Day 44 – Saturday (10/06/18)


Next blog update will be posted by Sunday, October 14th, at midnight.


Hi again everyone.  This has been a very busy week, and a lot has happened.  The week started with a bone marrow biopsy.  This is common practice to check for anyone who has been diagnosed with lymphoma.  If the lymphoma has gone into the bones, it changes the cancer stage from 2 to 4.  The test was somewhat painful at certain points.  The best way I can describe the pain was a root canal for your lower back (it was really the upper part of my hip bone).  I had a root canal some 10 years ago… and this brought back memories.  Fast forward to Friday, and I got fantastic news.  The bone marrow biopsy came back negative.  This means I do not have to have another biopsy, and that I officially only have Stage 2 lymphoma.  This significantly increases the odds that after treatment, I can be deemed cancer free.  The next test I had to do this week was an EKG.  I thought going into the test, it was just your basic “put “stickers” on you, run some kind of electrical test, and you’re done”.  What I didn’t realize is this was actually an ultrasound of the heart.  The test took about 45 minutes, and the technician took about 50 screenshots/videos/readings etc.  The purpose of this test was to establish a baseline of my hearts function prior to receiving chemo treatment.  Blood work was also taken to have a baseline for all of the vital numbers.

The next big hurdle was getting my vital port installed.  I was under a wrong impression of this also.  I figured I would have IV type tubes hanging out somewhere, that the nurses would use to administer treatment.  In actuality, the port is installed completed under your skin (just below my collar bone).  In order to use it to draw blood for labs, or administer chemo, you have to “access” it.  This is a fancy piece that pokes through the skin, into the port, and has all the IV tubes hooked to it.  Then, when finished, the nurse simple pulls the piece back out, the skin heals, and the port remains hidden under the skin.  In order to install the port, it was an outpatient surgery that took about 45 minutes (in the actual operating room).  They used a “lesser” level of anesthesia on this procedure (compared to the surgical biopsy), and I woke up and was able to leave the hospital much quicker.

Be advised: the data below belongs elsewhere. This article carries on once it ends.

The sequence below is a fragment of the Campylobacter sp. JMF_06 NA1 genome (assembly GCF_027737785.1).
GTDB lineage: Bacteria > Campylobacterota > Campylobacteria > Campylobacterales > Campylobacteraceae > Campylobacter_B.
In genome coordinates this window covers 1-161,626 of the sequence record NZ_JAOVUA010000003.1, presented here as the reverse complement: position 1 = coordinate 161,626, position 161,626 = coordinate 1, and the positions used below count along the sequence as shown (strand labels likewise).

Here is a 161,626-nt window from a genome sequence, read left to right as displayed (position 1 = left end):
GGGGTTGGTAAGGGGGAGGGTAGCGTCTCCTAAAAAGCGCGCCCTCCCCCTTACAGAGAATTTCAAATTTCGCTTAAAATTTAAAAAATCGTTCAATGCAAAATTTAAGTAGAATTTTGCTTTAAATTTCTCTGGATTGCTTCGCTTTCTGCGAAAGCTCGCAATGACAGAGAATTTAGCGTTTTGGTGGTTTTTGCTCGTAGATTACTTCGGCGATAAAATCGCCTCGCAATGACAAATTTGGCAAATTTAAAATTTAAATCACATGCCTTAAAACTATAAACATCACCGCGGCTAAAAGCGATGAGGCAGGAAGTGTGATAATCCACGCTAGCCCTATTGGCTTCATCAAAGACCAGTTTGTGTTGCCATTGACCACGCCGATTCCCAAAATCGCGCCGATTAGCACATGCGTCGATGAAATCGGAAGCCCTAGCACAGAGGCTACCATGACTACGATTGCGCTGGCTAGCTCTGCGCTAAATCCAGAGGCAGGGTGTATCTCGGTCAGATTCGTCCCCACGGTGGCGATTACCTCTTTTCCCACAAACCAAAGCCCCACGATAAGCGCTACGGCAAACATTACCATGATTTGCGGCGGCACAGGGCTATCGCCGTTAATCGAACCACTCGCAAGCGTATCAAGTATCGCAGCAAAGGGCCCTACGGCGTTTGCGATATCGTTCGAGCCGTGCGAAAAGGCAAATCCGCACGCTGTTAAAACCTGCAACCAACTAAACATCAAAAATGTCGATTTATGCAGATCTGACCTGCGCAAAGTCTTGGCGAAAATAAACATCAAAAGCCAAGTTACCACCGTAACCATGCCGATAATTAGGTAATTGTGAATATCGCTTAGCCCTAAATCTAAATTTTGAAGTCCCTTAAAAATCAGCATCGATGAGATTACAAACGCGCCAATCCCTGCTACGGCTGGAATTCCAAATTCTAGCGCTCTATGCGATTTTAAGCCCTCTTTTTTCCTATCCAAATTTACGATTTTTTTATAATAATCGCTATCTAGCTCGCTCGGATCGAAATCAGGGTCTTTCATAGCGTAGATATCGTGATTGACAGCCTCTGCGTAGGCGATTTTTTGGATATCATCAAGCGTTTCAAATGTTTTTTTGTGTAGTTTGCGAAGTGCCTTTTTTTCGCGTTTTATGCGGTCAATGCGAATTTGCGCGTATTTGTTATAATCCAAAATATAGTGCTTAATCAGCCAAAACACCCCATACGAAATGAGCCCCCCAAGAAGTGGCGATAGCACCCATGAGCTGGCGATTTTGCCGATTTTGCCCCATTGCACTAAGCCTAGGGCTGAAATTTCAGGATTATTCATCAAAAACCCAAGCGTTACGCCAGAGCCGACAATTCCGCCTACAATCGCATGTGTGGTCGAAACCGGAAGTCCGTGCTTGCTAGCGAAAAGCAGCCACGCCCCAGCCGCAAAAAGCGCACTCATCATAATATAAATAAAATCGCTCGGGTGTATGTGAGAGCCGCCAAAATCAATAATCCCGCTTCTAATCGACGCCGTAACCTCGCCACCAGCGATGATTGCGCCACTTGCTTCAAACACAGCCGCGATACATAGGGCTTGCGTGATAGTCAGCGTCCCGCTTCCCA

Friday was the big day where I actually received my first treatment.  I got a total of 8 bags of drugs/chemicals over 8 hours.  Basically, it was a bag of “side effect” deterrence, then the chemo bag.  Then another bag of “side effect” deterrence (for the side effects of the next chemo bag), then the next chemo bag.  The chemo bags were the 4 chemicals RCHOP (as discussed in the previous post).  The P is prednisone, and it is just in pill form that I take, and was not administered through the IV.  One risk that was possible was an allergic reaction to the actual chemicals.  If this were to happen, it happens while they are actually being administered.  I made it through the process with no reactions, so that part worked out good.  After all the bags were administered, they put an “auto-dosing device” on my arm.  This device is to dose one last drug 27 hours after chemo.  My understanding is this… The chemo kills off a lot of my white and some of my red blood cells.  The drug in this “device” sends some kind of signal to your brain to make your bone marrow start reproducing / overproducing white and red blood cells.  If they give this to you right after chemo, the new cells being produced would just be killed as fast as they were made.  By waiting 27 hours, the chemo should be “diluted” in your system enough that your body can start making the cells again.  The side effect of this auto-dosing drug is “bone pain”.  The nurse said that numerous patients reported that taking Claritin (yes the anti-histamine), prevented this side-effect.  Ironically, literally as I’m typing about this… the dosing device started beeping and is now administering the medicine.  They said it takes 45 minutes for it to finish.  At that point it should beep again, and I can peel it off.  It injects the medicine through a needle that felt a lot like pricking your finger to check blood sugar.